5. The pharmaceutical composition of claim 1, further comprising one or more additional active agents selected from anti-allergic medications, glucocorticoids, corticosteroids, anti-inflammatory agents, pain relievers, local anesthetics, and combinations thereof.
6. The pharmaceutical composition of claim 5, where the one or more additional active agents is selected from oxatamide, betamethasone, valerate, dexamethasone, triamcinolone acetonide, clobetasone butyrate, hydrocortisone, triamcinolone, flurbiprofen, ketorolace, lidocaine, benzocaine, articaine, chlorprocaine, cocaine, dydloninem, proparacaine, mepivacaine, prilocalne, procaine, tetracaine, pramoxin, and combinations thereof.
7. The pharmaceutical composition of claim 1, wherein the alcohol is ethanol.
US12300090 2006-05-09 2007-05-02 Topical administration of acyclovir Active 2029-05-14 US8771712B2 (en)

Priority Applications (3)

Application Number Priority Date Filing Date Title
US79929406 true 2006-05-09 2006-05-09
US12300090 US8771712B2 (en) 2006-05-09 2007-05-02 Topical administration of acyclovir
PCT/US2007/067996 WO2007133944A3 (en) 2006-05-09 2007-05-02 Topical administration of acyclovir

Applications Claiming Priority (1)

Application Number Priority Date Filing Date Title
US12300090 US8771712B2 (en) 2006-05-09 2007-05-02 Topical administration of acyclovir

Publications (2)

Publication Number Publication Date
US20090118168A1 true US20090118168A1 (en) 2009-05-07
US8771712B2 true US8771712B2 (en) 2014-07-08

Family

ID=38694600

Family Applications (1)

Application Number Title Priority Date Filing Date
US12300090 Active 2029-05-14 US8771712B2 (en) 2006-05-09 2007-05-02 Topical administration of acyclovir

Country Status (2)

Country Link
US (1) US8771712B2 (en)
WO (1) WO2007133944A3 (en)

Families Citing this family (8)

* Cited by examiner, † Cited by third party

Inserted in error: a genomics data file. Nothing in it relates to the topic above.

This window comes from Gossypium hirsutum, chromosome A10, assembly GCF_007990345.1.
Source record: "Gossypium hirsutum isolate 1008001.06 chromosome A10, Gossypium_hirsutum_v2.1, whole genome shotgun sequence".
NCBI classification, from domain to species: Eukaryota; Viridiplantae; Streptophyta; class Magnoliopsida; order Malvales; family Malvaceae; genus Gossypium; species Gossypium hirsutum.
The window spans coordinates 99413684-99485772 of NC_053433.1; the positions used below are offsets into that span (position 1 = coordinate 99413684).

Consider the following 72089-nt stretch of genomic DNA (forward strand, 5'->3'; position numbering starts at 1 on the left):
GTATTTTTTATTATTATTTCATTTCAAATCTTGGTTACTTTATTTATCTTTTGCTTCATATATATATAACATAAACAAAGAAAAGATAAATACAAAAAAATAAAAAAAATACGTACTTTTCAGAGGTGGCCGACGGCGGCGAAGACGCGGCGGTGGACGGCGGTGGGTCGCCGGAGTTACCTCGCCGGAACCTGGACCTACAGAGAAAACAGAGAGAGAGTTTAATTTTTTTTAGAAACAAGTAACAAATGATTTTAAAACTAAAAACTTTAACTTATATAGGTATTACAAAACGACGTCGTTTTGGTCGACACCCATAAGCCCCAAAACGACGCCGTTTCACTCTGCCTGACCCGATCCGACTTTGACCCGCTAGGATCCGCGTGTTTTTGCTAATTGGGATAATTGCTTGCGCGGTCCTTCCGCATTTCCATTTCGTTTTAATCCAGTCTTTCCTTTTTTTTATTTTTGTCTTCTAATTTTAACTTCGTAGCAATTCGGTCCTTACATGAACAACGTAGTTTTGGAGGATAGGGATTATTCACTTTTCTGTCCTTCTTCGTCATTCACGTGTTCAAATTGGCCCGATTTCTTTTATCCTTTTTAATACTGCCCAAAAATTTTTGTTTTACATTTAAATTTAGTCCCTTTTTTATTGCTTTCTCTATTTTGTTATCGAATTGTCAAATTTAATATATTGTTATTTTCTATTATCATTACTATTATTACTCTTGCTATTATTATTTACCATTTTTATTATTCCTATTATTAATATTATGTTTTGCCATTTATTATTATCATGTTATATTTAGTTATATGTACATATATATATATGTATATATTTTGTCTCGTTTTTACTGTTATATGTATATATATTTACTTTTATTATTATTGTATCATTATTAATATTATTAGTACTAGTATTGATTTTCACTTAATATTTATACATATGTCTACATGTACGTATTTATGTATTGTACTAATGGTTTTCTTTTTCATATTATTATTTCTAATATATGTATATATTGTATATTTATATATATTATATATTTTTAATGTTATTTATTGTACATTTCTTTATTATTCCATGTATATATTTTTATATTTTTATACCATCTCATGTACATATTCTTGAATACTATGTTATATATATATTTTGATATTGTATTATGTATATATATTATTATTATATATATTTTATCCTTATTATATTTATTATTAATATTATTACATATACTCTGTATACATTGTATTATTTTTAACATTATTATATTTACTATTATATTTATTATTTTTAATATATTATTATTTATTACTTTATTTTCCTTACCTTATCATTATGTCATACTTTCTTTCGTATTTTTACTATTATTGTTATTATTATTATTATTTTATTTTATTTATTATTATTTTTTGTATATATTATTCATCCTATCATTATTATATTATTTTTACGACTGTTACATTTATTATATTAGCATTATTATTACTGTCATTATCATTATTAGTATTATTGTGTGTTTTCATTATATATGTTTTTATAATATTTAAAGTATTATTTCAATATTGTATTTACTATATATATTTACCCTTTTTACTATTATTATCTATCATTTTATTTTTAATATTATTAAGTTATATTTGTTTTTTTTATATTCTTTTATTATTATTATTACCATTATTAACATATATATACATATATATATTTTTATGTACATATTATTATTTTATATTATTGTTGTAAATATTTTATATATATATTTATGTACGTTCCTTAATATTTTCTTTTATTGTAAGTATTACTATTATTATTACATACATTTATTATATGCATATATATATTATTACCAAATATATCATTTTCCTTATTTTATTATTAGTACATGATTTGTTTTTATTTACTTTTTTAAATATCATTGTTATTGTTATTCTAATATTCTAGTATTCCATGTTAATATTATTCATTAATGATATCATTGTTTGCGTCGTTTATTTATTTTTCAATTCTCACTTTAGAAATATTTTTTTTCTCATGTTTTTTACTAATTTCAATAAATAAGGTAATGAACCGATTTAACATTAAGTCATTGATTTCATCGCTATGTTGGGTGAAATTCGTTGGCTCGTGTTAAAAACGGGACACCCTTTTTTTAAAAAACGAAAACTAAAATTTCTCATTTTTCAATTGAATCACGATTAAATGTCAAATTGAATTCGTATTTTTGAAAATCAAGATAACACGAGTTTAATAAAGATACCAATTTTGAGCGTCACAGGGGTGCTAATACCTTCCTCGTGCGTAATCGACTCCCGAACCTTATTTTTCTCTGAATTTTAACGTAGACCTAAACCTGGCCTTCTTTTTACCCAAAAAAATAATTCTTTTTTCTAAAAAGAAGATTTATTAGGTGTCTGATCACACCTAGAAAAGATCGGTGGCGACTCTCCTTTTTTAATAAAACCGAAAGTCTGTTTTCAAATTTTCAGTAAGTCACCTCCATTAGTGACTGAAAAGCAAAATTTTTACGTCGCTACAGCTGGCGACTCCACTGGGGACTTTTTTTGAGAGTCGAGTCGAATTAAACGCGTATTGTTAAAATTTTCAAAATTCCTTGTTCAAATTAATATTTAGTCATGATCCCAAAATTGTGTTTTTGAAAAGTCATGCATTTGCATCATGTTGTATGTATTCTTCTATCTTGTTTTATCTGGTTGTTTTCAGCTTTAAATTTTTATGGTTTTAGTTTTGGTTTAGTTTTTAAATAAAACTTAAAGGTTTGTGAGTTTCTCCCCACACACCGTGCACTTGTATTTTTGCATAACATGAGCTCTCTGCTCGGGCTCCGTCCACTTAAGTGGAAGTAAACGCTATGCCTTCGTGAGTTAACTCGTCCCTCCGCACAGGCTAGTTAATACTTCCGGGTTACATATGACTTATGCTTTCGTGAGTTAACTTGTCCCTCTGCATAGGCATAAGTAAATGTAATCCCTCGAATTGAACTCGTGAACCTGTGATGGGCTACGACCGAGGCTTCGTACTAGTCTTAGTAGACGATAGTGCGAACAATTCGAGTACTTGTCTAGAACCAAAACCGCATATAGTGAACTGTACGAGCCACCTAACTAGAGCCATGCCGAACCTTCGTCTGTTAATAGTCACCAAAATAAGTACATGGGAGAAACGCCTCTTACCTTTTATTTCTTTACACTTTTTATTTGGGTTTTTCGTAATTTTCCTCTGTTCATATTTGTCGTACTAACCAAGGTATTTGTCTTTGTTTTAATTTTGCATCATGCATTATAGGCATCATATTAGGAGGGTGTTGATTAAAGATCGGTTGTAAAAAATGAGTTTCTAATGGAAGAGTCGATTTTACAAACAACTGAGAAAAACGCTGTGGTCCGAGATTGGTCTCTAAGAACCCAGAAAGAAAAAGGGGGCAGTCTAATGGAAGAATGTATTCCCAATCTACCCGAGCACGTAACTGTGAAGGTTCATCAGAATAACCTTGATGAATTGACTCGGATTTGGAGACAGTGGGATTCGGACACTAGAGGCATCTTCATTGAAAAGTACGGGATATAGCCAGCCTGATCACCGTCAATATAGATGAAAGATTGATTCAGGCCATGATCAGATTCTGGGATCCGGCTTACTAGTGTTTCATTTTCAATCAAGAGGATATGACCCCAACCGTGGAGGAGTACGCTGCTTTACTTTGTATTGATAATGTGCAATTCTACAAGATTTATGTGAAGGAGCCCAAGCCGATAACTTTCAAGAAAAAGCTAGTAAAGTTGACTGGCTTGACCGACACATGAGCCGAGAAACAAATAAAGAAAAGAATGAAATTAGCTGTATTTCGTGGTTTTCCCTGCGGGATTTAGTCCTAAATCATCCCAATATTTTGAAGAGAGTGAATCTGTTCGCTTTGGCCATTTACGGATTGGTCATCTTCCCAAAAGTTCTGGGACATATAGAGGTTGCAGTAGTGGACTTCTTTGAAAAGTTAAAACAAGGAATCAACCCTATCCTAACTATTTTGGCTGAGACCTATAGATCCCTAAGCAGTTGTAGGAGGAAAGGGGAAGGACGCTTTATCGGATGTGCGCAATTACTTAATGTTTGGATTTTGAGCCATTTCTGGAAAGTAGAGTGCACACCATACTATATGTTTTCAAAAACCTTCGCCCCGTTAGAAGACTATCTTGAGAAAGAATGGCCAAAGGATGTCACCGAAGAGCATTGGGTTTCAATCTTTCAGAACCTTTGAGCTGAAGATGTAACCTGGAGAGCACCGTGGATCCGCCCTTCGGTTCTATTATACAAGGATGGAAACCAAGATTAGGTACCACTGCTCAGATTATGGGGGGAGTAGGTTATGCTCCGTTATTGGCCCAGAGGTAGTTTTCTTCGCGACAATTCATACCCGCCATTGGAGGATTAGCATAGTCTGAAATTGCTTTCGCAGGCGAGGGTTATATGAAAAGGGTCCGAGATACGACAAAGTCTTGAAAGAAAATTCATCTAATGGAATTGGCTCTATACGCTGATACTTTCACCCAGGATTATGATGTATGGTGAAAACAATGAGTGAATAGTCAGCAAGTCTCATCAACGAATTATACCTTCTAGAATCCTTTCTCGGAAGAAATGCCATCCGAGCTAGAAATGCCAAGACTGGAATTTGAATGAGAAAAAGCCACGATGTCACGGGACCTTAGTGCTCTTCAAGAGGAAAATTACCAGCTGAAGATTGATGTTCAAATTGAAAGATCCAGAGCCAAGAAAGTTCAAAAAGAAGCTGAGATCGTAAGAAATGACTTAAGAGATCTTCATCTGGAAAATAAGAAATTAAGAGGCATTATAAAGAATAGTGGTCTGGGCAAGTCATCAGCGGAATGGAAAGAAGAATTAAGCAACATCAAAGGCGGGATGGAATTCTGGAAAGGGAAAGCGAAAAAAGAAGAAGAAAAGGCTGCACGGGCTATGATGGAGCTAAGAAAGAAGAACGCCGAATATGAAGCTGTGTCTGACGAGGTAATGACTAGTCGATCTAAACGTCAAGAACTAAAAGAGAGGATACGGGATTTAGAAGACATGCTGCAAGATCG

Publication number Priority date Publication date Assignee Title
US20060004185A1 (en) * 2004-07-01 2006-01-05 Leese Richard A Peptide antibiotics and peptide intermediates for their prepartion
US20100069410A1 (en) * 2006-12-01 2010-03-18 Emisphere Technologies Inc. acyclovir formulations
US8236768B2 (en) 2008-10-03 2012-08-07 3B Pharmaceuticals, Inc. Topical antiviral formulations
CA2747995A1 (en) 2008-12-23 2010-07-01 Biosource Pharm, Inc. Antibiotic compositions for the treatment of gram negative infections
US8415307B1 (en) 2010-06-23 2013-04-09 Biosource Pharm, Inc. Antibiotic compositions for the treatment of gram negative infections
US9549930B2 (en) 2013-03-14 2017-01-24 Quadex Pharmaceuticals, Llc Combined systemic and topical treatment of disordered and/or prodromal stage tissue
US9125911B2 (en) 2013-03-14 2015-09-08 Quadex Pharmaceuticals, Llc Combined systemic and topical treatment of disordered tissues
US9463180B2 (en) 2013-03-14 2016-10-11 Quadex Pharmaceuticals, Llc Treatment of molluscum contagiosum

Citations (66)

* Cited by examiner, † Cited by third party
Publication number Priority date Publication date Assignee Title
US4474753A (en) 1983-05-16 1984-10-02 Merck & Co., Inc. Topical drug delivery system utilizing thermosetting gels
US4963555A (en) * 1980-07-18 1990-10-16 Burroughs Wellcome Co. Formulations of heterocyclic compounds
US5002932A (en) * 1987-11-24 1991-03-26 Yves Langelier Antiviral pharmaceutical compositions and method of treating herpes
US5541155A (en) 1994-04-22 1996-07-30 Emisphere Technologies, Inc. Acids and acid salts and their use in delivery systems
WO1996030036A1 (en) 1995-03-31 1996-10-03 Emisphere Technologies, Inc. Compounds and compositions for delivering active agents
US5643957A (en) 1993-04-22 1997-07-01 Emisphere Technologies, Inc. Compounds and compositions for delivering active agents
US5693338A (en) 1994-09-29 1997-12-02 Emisphere Technologies, Inc. Diketopiperazine-based delivery systems